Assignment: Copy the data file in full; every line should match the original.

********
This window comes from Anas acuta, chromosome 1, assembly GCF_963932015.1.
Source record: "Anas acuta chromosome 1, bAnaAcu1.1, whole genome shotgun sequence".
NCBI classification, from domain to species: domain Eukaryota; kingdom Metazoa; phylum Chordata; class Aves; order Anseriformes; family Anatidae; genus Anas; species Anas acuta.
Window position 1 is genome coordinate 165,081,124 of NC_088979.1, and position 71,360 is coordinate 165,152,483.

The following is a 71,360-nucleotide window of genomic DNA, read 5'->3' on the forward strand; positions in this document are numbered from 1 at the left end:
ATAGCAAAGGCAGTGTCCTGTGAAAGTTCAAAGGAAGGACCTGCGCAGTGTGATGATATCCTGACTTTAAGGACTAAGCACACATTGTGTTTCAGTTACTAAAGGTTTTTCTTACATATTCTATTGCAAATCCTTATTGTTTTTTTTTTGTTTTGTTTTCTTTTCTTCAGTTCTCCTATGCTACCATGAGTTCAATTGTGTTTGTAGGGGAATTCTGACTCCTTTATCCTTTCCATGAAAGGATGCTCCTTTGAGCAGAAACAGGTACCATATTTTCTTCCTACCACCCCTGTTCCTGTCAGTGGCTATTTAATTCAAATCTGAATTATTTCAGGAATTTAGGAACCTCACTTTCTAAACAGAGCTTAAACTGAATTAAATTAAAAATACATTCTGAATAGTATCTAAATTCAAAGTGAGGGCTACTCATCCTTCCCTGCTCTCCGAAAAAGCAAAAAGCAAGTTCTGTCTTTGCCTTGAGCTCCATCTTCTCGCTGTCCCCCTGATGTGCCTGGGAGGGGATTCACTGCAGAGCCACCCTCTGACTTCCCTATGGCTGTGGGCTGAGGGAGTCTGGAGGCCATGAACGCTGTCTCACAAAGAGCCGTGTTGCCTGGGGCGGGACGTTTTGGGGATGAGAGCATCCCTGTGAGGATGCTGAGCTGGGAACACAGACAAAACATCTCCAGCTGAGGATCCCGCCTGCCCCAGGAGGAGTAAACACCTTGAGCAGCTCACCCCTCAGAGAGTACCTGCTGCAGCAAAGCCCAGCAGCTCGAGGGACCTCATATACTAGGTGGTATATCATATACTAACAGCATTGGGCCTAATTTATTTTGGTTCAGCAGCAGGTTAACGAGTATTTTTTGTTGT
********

This window comes from Anas acuta, chromosome 1, assembly GCF_963932015.1.
Source record: "Anas acuta chromosome 1, bAnaAcu1.1, whole genome shotgun sequence".
NCBI classification, from domain to species: domain Eukaryota; kingdom Metazoa; phylum Chordata; class Aves; order Anseriformes; family Anatidae; genus Anas; species Anas acuta.
Window position 1 is genome coordinate 165,081,124 of NC_088979.1, and position 71,360 is coordinate 165,152,483.

The following is a 71,360-nucleotide window of genomic DNA, read 5'->3' on the forward strand; positions in this document are numbered from 1 at the left end:
ATAGCAAAGGCAGTGTCCTGTGAAAGTTCAAAGGAAGGACCTGCGCAGTGTGATGATATCCTGACTTTAAGGACTAAGCACACATTGTGTTTCAGTTACTAAAGGTTTTTCTTACATATTCTATTGCAAATCCTTATTGTTTTTTTTTTGTTTTGTTTTCTTTTCTTCAGTTCTCCTATGCTACCATGAGTTCAATTGTGTTTGTAGGGGAATTCTGACTCCTTTATCCTTTCCATGAAAGGATGCTCCTTTGAGCAGAAACAGGTACCATATTTTCTTCCTACCACCCCTGTTCCTGTCAGTGGCTATTTAATTCAAATCTGAATTATTTCAGGAATTTAGGAACCTCACTTTCTAAACAGAGCTTAAACTGAATTAAATTAAAAATACATTCTGAATAGTATCTAAATTCAAAGTGAGGGCTACTCATCCTTCCCTGCTCTCCGAAAAAGCAAAAAGCAAGTTCTGTCTTTGCCTTGAGCTCCATCTTCTCGCTGTCCCCCTGATGTGCCTGGGAGGGGATTCACTGCAGAGCCACCCTCTGACTTCCCTATGGCTGTGGGCTGAGGGAGTCTGGAGGCCATGAACGCTGTCTCACAAAGAGCCGTGTTGCCTGGGGCGGGACGTTTTGGGGATGAGAGCATCCCTGTGAGGATGCTGAGCTGGGAACACAGACAAAACATCTCCAGCTGAGGATCCCGCCTGCCCCAGGAGGAGTAAACACCTTGAGCAGCTCACCCCTCAGAGAGTACCTGCTGCAGCAAAGCCCAGCAGCTCGAGGGACCTCATATACTAGGTGGTATATCATATACTAACAGCATTGGGCCTAATTTATTTTGGTTCAGCAGCAGGTTAACGAGTATTTTTTGTTGT